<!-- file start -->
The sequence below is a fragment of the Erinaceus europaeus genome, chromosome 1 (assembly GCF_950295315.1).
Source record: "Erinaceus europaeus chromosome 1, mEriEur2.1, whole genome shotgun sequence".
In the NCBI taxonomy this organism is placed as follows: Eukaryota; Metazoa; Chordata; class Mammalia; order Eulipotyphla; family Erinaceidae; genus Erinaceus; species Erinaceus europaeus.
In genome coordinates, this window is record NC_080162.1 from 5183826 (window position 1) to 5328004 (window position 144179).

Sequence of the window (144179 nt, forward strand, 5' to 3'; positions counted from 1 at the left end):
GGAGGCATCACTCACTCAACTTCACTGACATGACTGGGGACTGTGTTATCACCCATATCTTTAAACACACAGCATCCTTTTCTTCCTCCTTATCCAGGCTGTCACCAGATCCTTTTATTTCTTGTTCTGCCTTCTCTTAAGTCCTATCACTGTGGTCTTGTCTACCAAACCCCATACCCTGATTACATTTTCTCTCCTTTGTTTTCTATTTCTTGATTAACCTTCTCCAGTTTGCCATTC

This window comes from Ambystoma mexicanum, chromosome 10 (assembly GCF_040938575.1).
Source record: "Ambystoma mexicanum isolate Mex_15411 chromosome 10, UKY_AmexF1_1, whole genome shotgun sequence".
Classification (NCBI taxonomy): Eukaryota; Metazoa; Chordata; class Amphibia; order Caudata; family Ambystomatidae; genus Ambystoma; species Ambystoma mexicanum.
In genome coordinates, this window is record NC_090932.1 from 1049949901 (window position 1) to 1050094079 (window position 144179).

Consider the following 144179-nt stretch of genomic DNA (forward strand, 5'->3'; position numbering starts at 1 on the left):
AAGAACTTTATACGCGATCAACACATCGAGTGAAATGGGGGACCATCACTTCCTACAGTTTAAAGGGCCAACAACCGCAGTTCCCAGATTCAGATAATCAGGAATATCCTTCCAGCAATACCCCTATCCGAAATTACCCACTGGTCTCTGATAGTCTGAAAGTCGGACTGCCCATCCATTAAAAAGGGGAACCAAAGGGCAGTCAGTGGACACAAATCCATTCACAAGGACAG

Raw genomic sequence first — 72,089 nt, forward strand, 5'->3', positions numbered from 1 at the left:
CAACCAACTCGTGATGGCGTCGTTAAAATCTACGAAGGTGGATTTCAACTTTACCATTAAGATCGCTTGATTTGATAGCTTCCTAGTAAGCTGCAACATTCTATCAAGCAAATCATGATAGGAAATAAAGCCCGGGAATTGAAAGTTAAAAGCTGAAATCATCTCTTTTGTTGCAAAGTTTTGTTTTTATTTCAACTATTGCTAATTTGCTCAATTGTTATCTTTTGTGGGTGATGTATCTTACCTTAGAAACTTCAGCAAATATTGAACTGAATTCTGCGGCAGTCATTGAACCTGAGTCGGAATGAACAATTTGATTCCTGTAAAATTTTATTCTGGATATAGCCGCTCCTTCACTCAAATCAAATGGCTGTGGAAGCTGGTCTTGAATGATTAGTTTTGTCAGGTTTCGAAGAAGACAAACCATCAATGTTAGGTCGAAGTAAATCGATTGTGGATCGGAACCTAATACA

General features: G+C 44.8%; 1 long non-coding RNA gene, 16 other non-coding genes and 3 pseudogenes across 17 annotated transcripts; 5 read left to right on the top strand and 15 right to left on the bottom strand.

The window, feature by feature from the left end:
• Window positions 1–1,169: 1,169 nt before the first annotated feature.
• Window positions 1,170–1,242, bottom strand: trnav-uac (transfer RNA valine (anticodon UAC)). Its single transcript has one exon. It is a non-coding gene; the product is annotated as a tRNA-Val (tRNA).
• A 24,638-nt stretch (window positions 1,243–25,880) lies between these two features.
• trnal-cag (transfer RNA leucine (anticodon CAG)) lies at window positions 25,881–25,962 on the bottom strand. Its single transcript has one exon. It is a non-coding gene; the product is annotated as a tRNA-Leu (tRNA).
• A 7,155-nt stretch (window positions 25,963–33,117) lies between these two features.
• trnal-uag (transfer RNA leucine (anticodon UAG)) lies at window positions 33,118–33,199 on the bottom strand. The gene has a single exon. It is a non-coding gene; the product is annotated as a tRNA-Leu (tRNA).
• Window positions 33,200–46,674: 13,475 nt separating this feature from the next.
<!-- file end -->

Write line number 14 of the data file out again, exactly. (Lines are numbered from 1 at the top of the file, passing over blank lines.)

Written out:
CAACCAACTCGTGATGGCGTCGTTAAAATCTACGAAGGTGGATTTCAACTTTACCATTAAGATCGCTTGATTTGATAGCTTCCTAGTAAGCTGCAACATTCTATCAAGCAAATCATGATAGGAAATAAAGCCCGGGAATTGAAAGTTAAAAGCTGAAATCATCTCTTTTGTTGCAAAGTTTTGTTTTTATTTCAACTATTGCTAATTTGCTCAATTGTTATCTTTTGTGGGTGATGTATCTTACCTTAGAAACTTCAGCAAATATTGAACTGAATTCTGCGGCAGTCATTGAACCTGAGTCGGAATGAACAATTTGATTCCTGTAAAATTTTATTCTGGATATAGCCGCTCCTTCACTCAAATCAAATGGCTGTGGAAGCTGGTCTTGAATGATTAGTTTTGTCAGGTTTCGAAGAAGACAAACCATCAATGTTAGGTCGAAGTAAATCGATTGTGGATCGGAACCTAATACA